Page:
A sliding door can be a great space-saving design choice, especially when covering a larger opening. Utilizing time-honored woodworking techniques, the door can be built at home from a variety of materials.
DIY Network's Blog Cabin 2013 is a circa-1892 coastal cottage located along the Crystal Coast in North Carolina. The home has been remodeled, based on online voters' selections, and will be given away to one lucky winner in a home sweepstakes in Fall 2013. Pictured is the media room.
If adding a door opening, be sure to consult a licensed contractor or structural engineer to confirm requirements for load-bearing walls and structural headers. The rolling track can be installed on the wall to the opening header or to the ceiling. For ceiling installations, also ask what blocking may be needed overhead to support the weight of the door. Start by measuring the width of the opening from outside of trim to outside of trim. For the height using a ceiling-mounted track, measure from the floor to the ceiling. For wall-mounted track, measure from the floor to the top of trim.
The final door size for a wall-mounted track should be the width of the opening to the outside of trim by the height of the door opening to the top of the trim minus 1/2 inch. The door size for a ceiling-mounted track should be the width of the opening to the outside of trim by the height of the wall minus the track and wheel depth, blocking and a half inch.
Cut two pieces of 2" x 6" wood to the height of the door. Make sure these are fairly straight, otherwise plane them down. Next cut two more pieces for the top and bottom rails to 1 inch longer than the total width of the door. On the end grain of the rails, use a framing square to mark the outline of a 1" x 4" tenon. Then transfer the outline to the face of the rail and mark a perpendicular line where the tenon stops 6 1/2" back. Remove the bulk of the material around the tenon using crosscuts from a circular saw set to the proper depth for each cut. Once the rough tenon has been formed for all four corners, mock up the rails on the stiles and transfer the tenon outline to the ends of the stiles.
With the outline of the tenon transferred to the side of the stile for the mortise, drill a series of 1" holes to remove the bulk of the material. Then using a set of sharp chisels, square the mortise out. Using chisels and an orbital sander with 60-grit pads, slowly fit the mortise and tenon together. Stop when the two fully fit together with light strikes from a rubber mallet.
Since glass will be installed in the top, a 1/3:2/3 proportion will be used for the upper and lower panels respectively. Cut the vertical center stile to the height of the door minus the height of the upper and lower rails. Using a dowel jig, create a three-dowel join between the center stile and upper/lower rails. Temporarily remove the outer stiles to assemble the center stile. Apply wood glue to the dowel holes and join these three pieces.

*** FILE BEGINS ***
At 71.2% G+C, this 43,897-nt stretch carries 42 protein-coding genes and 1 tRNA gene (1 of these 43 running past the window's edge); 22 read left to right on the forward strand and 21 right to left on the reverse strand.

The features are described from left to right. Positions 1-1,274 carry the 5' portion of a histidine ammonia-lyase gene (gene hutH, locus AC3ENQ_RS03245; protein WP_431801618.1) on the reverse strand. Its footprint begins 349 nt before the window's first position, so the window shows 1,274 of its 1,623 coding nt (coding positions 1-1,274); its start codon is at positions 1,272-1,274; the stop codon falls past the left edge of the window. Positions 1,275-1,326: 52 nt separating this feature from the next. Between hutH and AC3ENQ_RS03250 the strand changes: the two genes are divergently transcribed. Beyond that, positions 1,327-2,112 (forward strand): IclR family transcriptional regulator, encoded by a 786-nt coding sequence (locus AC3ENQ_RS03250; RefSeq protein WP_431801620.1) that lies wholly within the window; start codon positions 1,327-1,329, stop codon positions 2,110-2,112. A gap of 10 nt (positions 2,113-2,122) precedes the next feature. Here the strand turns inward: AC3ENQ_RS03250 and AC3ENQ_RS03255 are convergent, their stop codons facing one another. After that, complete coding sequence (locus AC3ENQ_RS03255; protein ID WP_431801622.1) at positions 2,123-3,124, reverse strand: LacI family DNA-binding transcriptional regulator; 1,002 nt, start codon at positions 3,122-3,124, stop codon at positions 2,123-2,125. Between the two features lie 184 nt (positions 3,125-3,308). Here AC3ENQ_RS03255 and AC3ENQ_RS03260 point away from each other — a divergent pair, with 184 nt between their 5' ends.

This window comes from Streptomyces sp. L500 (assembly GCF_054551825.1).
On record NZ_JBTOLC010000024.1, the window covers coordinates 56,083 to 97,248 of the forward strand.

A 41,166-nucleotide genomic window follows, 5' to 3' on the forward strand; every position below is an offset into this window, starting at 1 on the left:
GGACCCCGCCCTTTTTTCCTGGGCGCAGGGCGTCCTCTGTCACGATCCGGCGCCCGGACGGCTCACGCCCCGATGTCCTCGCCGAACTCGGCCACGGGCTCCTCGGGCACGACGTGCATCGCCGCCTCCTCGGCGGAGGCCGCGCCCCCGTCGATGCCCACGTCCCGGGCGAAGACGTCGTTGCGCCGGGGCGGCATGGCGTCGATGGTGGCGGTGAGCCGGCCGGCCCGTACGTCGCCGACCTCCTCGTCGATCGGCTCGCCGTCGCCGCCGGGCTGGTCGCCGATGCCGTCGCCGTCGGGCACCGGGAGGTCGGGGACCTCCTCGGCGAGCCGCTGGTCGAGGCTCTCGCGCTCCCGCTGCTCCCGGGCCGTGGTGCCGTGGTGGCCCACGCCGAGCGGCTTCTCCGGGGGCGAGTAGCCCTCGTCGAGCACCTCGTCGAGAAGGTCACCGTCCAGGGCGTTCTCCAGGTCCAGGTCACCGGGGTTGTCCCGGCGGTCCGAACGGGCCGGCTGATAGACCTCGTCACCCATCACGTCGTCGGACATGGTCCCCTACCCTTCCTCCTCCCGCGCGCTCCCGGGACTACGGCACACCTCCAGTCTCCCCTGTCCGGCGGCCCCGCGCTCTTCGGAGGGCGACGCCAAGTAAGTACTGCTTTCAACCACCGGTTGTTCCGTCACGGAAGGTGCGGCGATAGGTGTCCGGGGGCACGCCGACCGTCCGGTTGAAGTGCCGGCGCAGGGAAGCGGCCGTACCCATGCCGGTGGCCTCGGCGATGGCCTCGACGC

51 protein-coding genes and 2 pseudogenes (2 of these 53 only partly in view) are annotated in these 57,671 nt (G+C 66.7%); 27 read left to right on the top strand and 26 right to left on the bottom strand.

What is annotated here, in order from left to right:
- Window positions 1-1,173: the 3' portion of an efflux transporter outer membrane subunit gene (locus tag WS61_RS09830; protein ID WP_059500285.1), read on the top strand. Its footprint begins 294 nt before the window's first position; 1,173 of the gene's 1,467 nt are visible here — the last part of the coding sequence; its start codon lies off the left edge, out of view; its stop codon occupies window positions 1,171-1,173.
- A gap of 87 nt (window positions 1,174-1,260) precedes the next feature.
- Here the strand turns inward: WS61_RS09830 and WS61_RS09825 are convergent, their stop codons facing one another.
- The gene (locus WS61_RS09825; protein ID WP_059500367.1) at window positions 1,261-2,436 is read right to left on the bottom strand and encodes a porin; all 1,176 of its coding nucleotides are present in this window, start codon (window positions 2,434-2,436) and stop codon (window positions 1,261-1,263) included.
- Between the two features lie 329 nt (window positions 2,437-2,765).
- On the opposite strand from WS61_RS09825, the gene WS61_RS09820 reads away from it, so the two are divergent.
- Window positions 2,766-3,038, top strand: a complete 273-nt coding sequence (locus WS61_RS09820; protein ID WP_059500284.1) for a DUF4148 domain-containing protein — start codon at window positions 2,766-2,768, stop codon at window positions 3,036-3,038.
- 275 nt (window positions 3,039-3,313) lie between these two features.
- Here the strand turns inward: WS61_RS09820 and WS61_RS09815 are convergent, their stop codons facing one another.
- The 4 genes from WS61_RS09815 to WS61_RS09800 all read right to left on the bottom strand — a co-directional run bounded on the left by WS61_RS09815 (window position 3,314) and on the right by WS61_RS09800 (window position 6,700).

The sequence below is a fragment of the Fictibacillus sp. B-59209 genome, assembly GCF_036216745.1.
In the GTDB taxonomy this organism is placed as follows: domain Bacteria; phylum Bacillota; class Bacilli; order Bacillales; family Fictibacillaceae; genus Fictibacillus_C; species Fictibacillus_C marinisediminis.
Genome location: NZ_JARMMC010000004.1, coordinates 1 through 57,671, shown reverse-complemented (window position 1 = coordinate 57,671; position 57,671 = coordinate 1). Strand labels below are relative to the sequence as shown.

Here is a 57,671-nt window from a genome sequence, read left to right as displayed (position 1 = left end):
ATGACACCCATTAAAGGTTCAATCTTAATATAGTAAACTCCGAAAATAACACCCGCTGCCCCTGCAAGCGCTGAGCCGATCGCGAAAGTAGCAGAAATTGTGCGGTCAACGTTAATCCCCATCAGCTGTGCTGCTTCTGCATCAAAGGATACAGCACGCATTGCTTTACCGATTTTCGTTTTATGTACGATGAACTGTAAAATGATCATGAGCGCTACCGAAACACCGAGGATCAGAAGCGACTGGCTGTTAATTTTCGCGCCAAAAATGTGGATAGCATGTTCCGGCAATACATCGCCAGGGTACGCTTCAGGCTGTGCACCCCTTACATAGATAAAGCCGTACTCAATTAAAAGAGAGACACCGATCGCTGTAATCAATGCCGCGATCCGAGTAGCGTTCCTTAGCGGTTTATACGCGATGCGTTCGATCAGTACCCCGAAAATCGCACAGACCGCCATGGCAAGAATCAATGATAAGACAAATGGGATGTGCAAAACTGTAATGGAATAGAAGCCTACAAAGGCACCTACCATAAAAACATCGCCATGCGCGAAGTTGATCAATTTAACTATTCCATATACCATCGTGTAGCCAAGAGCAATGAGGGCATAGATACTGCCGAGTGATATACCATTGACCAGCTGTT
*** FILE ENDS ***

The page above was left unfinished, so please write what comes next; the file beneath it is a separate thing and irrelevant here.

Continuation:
Cut the horizontal center rails to the split panel widths and repeat the dowel join at established panel height. Finally, double-check the entire assembled frame for square and then install a 1/2” wood dowel pin in each corner. Drill a hole through the center of the mortise to tenon joints and insert the pin with wood glue. Leave the pin slightly long on both sides while the glue sets and sand it flush later.
Measure the total panel height and widths. Subtract 1/4" from each measurement and cut the reclaimed 1" material to these sizes. If an exact layout cannot be worked out with the widths of material, trim each down on a table saw as needed. If glass is used in the upper panel, ask a local glass fabricator to undersize two pieces by 1/4" in each direction. Next, cut a 1/2" x 1" panel and glass stop out of reclaimed material. If enough material remains, cut the stops so each has an original edge to match the frames and panels.
Attach the stop to one side of each panel opening with wood glue and 15 ga. finish nails. Install the panels and then install the stop on the other side. Leave the glass-panel opening with stop only on one side. If needed, use an orbital sander and 220-grit paper to soften any rough edges. Now is also the time to cut back and sand any exposed tenons and pins.
Install the track according to the manufacturer's instructions. Be sure each fastener is driven into an existing stud, joist or solid blocking. Drywall inserts are not appropriate for the weight of this door. If the track runs the entire length of the wall, be sure to leave it short on one side so the hanger wheels can be slid in. Also, offset the track enough so the door will not rub on any existing trim around the opening or at the floor.
Take one final measurement to double-check the total door height versus the bottom of the hangers. Err on the high side for the track as the hangers will allow about a 1" downward adjustment on the door. Transfer the hanger location to the top of the door and create an adjustment pocket with a 1" bit 1 3/4" from the top of the door. Make sure to leave enough material to fully support the weight of the door. Square off the top of the pocket with a vibratory tool or chisel. With plenty of help, install the door with the hangers already in the track. Install the adjustment nuts and tighten up until there is an even 1/2" gap at the floor. Once the door is installed, slowly roll it back and forth the length of the track to check operation. If the track does not run wall to wall, be sure to install end stops in each side. Once the door and track are complete, install the glass panels with silicone before installing the second stop.